Hope’s Evo tweaks give the smooth and adjustable Tech lever and X2 brake combination the power they’ve always deserved. This brake has love/hate looks but outstanding lever adjustment plus excellent feel and upgrade options.
Basic price is good and upgrades include braided hoses, alloy centred floating rotors, Matchmaker clamps plus colour kits. Hope’s legendary factory-direct support backs up excellent reliability from recent long-term brakes we’ve run.
Value winner: Quad QHD-7 Nano, 60
Quad’s Nano intro brake needs careful setup but it's an absolute bargain. Extensive bedding in is vital to overcome low initial power levels but new pads on our latest sample made it significantly more powerful than previous versions we’ve ridden.
In fact, the steeply rising torque rate through the pull was almost enough to stop the dyno during lab testing, and you need to adjust to the noticeable progression of power for a given lever pull in slippery conditions. It’s early days, but the new pads are lasting well, making it even better value.
Magura MT2, £99
“Magura’s MT2 is an impressively light, controlled performer for the sub-£100 bracket.”
Shimano Deore XT M785, £163
“Not light, but outstanding single-finger power and control with modular value.”
Shimano XTR Race M985, £243
“Not super-light or cheap but the XTR Race has outstanding feel, control and reliability.”
Shimano XTR Trail M988
"Not cheap, but sublime single-finger control, mountain proofing and reliability at a cross-country weight."
Avid Code R, £140
"Great feel and surprisingly light for their on-trail power and heat tolerance."
Avid Elixir 1, £75
“It’s a basic fit, but still offers impressive control and feel for the money.”
Avid Elixir 3, £100
"Affordable and reliable, with great feel and tidy bar potential."
Avid XX World Cup, £245
“Limited adjustability and noticeable flex, but great modulation and super-light weight.”
Formula R1, £279
"Expensive full kit, but outstanding power and super-light control."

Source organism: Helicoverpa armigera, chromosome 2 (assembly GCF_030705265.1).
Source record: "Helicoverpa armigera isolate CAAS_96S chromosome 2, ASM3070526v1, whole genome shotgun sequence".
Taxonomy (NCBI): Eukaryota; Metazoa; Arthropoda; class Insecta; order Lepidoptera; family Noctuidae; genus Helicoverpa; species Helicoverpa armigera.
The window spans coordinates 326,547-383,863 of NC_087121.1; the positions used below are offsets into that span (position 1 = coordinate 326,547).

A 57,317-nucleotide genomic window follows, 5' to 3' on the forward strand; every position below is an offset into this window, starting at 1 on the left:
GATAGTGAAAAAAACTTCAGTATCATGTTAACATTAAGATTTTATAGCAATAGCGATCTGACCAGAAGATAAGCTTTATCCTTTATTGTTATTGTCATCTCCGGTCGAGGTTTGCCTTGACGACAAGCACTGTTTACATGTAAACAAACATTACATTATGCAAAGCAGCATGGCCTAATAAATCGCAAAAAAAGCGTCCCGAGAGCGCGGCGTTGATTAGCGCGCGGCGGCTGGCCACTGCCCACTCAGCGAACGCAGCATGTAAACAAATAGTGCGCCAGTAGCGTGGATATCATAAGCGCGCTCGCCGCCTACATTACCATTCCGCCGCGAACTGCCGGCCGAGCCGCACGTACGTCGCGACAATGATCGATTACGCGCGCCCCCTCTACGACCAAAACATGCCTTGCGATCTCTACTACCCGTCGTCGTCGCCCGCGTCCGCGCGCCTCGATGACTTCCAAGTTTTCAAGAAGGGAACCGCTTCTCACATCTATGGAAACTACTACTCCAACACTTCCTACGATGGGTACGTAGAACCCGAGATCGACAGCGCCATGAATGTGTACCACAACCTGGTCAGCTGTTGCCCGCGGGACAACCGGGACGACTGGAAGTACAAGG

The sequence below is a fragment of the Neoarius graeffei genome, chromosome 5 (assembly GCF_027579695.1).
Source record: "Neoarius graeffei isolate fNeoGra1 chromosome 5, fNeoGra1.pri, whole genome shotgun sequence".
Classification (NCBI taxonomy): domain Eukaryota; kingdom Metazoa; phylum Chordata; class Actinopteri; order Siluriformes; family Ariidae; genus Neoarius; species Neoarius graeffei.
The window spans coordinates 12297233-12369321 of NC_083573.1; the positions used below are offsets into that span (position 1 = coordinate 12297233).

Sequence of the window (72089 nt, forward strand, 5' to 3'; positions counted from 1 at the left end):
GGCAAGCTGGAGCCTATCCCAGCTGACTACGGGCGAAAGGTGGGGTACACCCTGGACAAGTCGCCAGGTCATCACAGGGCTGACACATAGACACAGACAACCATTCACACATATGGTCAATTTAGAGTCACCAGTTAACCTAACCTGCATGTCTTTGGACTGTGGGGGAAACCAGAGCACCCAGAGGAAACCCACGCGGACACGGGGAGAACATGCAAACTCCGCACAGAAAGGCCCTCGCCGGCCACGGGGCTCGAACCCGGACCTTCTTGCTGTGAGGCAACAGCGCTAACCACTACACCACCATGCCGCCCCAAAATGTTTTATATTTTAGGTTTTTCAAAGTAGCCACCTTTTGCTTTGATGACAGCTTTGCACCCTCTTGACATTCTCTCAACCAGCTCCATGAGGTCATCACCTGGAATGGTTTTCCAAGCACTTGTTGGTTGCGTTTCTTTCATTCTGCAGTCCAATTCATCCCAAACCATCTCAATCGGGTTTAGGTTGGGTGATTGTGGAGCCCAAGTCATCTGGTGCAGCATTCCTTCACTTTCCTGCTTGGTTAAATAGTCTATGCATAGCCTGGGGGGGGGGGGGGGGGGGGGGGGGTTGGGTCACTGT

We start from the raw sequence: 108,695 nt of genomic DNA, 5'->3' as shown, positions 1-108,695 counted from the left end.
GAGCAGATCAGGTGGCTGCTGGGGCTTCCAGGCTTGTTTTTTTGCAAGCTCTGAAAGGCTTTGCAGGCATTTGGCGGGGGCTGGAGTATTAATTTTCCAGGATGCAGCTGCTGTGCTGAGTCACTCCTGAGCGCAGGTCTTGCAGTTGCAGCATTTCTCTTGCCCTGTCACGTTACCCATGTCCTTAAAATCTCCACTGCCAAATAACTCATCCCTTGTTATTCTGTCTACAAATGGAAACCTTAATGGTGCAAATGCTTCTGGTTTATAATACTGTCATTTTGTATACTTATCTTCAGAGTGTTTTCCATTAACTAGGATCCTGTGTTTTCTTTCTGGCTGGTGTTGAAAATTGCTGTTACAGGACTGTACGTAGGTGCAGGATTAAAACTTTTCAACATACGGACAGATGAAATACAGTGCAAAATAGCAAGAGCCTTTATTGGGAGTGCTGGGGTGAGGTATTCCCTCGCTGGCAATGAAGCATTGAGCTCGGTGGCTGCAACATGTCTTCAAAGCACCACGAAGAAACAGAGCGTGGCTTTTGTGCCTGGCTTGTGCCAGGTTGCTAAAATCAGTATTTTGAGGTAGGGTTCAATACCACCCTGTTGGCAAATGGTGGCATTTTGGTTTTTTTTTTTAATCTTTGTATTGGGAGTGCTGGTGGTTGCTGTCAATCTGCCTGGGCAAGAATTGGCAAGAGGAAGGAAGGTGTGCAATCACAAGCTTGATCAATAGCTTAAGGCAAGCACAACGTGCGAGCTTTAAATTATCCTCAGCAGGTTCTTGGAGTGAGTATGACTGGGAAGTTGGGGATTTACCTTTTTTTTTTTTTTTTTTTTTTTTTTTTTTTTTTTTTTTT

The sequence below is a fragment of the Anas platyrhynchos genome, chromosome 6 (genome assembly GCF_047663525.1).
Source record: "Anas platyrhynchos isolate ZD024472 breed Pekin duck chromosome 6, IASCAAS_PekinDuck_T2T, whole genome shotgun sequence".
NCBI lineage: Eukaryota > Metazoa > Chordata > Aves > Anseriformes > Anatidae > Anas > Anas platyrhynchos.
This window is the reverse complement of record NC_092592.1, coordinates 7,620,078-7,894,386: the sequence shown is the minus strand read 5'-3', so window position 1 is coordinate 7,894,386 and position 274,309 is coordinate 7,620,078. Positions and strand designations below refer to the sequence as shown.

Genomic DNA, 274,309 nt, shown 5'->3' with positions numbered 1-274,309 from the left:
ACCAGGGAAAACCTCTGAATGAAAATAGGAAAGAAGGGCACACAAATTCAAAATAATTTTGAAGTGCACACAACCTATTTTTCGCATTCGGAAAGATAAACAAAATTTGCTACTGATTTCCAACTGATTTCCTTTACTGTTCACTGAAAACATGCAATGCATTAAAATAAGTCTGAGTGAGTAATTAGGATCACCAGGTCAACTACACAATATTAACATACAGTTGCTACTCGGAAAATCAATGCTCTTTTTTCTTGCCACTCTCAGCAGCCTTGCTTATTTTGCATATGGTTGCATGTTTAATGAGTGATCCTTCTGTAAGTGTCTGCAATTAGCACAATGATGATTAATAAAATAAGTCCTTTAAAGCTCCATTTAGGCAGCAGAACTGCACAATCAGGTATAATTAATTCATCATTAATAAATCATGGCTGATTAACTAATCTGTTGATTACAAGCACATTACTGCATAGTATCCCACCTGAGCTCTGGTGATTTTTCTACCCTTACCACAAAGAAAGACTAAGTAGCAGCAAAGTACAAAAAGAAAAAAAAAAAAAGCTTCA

Formula R1 Racing, £331
“Super-light brake with sublime control, but needs some TLC and the extras are expensive.”
Formula The One, £289
"Deep pockets and TLC deliver outstanding power/control-to-weight ratio."
Gusset Hydro Chute, £75
“A good looking rotor helps to pimp up this decent discount price brake.”
Hope Race Evo M4, £219
"Awkward alignment, but fantastic looks, plentiful power and excellent control."
Hope Tech Evo V2, £184
"Bulky and heavy, but a bombproof, highly adjustable heavy-duty option."
Hope Race Evo X2, £200
“New Evo tweaks add some serious power to this potentially super-light brake.”
Shimano Saint, £225
"Heavy, but massive power, excellent control and reassuringly bombproof reliability."
TRP Dash, £135
“The Dash is light, consistently controlled and a very reliable brake at a good price.”
Formula RX, £187
“The RX has loads of mid-weight control and power, but the extras make it expensive."
Magura MT6, £200
"Lightweight, with very consistent control, but no bite point adjust."
Magura MT8, £300
“Very light, predictable and controlled brake but at a hefty cost. Comes with five-year anti-leak guarantee.”
TRP Dash Carbon, £175
"Neat, light and very smoothly controlled brake, but slightly low on power."
Quad QHD-7.1 Nano Lite, £80
“The Lite is light for the money, but bite point adjustment adds squish and drag.”
Quad Rapide, £100
"Tempting features for the price but awkward setup and mushy feel."
Tektro Auriga Pro, £100
“It may be short on power, hose and pad life but it’s super-reliable and affordable.”
Hayes Prime Pro, £180
“Hayes’ Prime Pro is reliable, but basically heavy and underpowered for the price.”
Ashima PCB, £130
“The PCB is very light for the money, but we'd advise waiting for the second generation models.”